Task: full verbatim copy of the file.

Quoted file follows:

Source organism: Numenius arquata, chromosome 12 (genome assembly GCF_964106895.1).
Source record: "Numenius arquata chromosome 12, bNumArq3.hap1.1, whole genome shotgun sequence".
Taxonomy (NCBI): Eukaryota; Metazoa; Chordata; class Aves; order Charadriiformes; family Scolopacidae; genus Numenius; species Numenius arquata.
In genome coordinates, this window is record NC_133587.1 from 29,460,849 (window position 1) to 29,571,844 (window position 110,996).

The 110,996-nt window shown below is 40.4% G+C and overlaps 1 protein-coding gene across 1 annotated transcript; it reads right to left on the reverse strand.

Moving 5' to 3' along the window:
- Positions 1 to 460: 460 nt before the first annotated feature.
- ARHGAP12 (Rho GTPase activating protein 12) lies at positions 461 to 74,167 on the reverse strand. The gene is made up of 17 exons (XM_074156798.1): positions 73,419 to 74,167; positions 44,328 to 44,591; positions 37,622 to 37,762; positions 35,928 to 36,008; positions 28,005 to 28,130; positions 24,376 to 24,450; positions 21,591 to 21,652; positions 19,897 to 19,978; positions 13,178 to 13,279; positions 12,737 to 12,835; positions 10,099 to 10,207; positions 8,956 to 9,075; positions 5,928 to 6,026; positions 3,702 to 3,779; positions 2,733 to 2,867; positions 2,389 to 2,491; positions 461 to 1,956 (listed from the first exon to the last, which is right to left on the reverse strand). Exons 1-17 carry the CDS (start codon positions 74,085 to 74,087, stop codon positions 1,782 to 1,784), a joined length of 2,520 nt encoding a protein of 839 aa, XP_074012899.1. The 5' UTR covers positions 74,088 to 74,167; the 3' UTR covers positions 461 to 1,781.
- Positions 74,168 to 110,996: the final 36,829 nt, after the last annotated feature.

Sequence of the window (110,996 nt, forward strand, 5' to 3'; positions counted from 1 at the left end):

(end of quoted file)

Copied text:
Source organism: Numenius arquata, chromosome 12 (genome assembly GCF_964106895.1).
Source record: "Numenius arquata chromosome 12, bNumArq3.hap1.1, whole genome shotgun sequence".
Taxonomy (NCBI): Eukaryota; Metazoa; Chordata; class Aves; order Charadriiformes; family Scolopacidae; genus Numenius; species Numenius arquata.
In genome coordinates, this window is record NC_133587.1 from 29,460,849 (window position 1) to 29,571,844 (window position 110,996).

The 110,996-nt window shown below is 40.4% G+C and overlaps 1 protein-coding gene across 1 annotated transcript; it reads right to left on the reverse strand.

Moving 5' to 3' along the window:
- Positions 1 to 460: 460 nt before the first annotated feature.
- ARHGAP12 (Rho GTPase activating protein 12) lies at positions 461 to 74,167 on the reverse strand. The gene is made up of 17 exons (XM_074156798.1): positions 73,419 to 74,167; positions 44,328 to 44,591; positions 37,622 to 37,762; positions 35,928 to 36,008; positions 28,005 to 28,130; positions 24,376 to 24,450; positions 21,591 to 21,652; positions 19,897 to 19,978; positions 13,178 to 13,279; positions 12,737 to 12,835; positions 10,099 to 10,207; positions 8,956 to 9,075; positions 5,928 to 6,026; positions 3,702 to 3,779; positions 2,733 to 2,867; positions 2,389 to 2,491; positions 461 to 1,956 (listed from the first exon to the last, which is right to left on the reverse strand). Exons 1-17 carry the CDS (start codon positions 74,085 to 74,087, stop codon positions 1,782 to 1,784), a joined length of 2,520 nt encoding a protein of 839 aa, XP_074012899.1. The 5' UTR covers positions 74,088 to 74,167; the 3' UTR covers positions 461 to 1,781.
- Positions 74,168 to 110,996: the final 36,829 nt, after the last annotated feature.

Sequence of the window (110,996 nt, forward strand, 5' to 3'; positions counted from 1 at the left end):